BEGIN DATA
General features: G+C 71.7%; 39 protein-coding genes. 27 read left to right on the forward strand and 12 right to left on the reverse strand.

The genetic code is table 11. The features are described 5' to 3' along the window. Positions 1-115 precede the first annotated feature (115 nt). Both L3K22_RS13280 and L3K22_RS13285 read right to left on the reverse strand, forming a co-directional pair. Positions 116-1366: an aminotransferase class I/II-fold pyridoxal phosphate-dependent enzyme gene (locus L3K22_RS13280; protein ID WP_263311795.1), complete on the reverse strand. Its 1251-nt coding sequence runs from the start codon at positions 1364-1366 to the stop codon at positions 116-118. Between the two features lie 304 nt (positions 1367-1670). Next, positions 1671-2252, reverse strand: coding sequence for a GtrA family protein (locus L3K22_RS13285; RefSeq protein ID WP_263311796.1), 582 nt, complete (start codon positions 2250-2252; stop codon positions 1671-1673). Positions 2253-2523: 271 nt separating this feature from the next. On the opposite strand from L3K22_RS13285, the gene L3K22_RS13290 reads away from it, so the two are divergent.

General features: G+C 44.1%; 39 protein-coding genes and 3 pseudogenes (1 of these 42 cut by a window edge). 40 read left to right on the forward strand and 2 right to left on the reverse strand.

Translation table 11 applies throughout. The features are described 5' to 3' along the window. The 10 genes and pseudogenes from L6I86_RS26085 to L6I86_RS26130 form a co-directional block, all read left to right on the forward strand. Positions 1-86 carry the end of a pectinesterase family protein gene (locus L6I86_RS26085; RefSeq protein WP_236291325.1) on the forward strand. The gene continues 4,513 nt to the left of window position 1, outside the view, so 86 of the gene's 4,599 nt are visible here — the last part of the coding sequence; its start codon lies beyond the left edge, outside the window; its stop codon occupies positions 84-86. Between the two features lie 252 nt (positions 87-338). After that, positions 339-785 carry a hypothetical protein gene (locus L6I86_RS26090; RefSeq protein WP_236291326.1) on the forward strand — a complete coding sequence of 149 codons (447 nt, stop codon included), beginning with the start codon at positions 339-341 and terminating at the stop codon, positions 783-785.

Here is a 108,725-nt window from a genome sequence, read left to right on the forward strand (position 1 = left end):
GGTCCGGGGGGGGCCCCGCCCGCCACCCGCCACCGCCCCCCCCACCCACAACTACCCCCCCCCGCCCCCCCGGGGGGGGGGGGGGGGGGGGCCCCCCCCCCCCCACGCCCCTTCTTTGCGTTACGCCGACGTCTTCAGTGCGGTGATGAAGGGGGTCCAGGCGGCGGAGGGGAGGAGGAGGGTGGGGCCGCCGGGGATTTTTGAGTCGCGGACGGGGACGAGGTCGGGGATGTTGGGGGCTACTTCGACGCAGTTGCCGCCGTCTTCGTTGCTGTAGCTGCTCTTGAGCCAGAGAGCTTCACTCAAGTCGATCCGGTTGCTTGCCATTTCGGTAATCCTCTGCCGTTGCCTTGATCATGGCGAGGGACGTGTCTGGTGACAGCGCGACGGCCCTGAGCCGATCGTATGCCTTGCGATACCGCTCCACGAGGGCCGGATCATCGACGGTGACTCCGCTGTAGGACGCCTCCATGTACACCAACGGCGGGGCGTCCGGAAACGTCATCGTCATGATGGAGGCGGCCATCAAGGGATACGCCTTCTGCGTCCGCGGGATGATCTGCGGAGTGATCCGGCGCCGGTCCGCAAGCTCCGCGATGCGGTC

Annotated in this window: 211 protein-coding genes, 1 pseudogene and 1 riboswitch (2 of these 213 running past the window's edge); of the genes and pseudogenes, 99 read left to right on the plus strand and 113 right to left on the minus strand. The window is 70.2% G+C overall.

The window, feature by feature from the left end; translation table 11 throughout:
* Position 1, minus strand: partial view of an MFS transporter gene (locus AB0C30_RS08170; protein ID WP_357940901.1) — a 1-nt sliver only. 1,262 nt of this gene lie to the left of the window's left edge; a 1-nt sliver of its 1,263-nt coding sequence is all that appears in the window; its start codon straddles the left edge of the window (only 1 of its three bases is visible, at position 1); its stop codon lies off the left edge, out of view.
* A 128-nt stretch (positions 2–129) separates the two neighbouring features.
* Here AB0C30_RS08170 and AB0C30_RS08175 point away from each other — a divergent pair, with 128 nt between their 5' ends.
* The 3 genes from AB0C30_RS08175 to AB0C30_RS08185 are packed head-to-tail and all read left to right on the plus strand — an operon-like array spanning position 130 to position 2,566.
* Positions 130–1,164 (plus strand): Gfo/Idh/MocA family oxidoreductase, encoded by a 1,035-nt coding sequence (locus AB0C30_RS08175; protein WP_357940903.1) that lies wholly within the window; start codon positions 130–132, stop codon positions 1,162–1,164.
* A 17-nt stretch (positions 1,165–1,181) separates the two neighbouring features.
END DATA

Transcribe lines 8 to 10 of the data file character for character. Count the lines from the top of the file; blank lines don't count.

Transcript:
The window, feature by feature from the left end; translation table 11 throughout:
* Position 1, minus strand: partial view of an MFS transporter gene (locus AB0C30_RS08170; protein ID WP_357940901.1) — a 1-nt sliver only. 1,262 nt of this gene lie to the left of the window's left edge; a 1-nt sliver of its 1,263-nt coding sequence is all that appears in the window; its start codon straddles the left edge of the window (only 1 of its three bases is visible, at position 1); its stop codon lies off the left edge, out of view.
* A 128-nt stretch (positions 2–129) separates the two neighbouring features.